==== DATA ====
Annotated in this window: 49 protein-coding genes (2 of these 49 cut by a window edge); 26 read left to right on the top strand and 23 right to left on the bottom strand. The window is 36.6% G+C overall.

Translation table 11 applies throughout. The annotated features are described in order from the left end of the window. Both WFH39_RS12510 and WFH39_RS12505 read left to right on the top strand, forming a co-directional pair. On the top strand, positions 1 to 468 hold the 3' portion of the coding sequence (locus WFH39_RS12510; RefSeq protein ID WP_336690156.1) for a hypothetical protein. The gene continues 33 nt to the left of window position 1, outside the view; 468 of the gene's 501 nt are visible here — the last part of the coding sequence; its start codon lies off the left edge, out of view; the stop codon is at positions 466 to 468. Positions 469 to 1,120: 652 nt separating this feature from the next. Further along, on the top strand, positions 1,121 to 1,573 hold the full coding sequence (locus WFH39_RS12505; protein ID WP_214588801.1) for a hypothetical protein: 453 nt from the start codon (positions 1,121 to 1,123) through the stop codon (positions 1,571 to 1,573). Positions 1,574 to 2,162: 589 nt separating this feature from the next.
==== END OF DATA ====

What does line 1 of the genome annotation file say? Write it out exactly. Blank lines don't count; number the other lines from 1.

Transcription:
Annotated in this window: 49 protein-coding genes (2 of these 49 cut by a window edge); 26 read left to right on the top strand and 23 right to left on the bottom strand. The window is 36.6% G+C overall.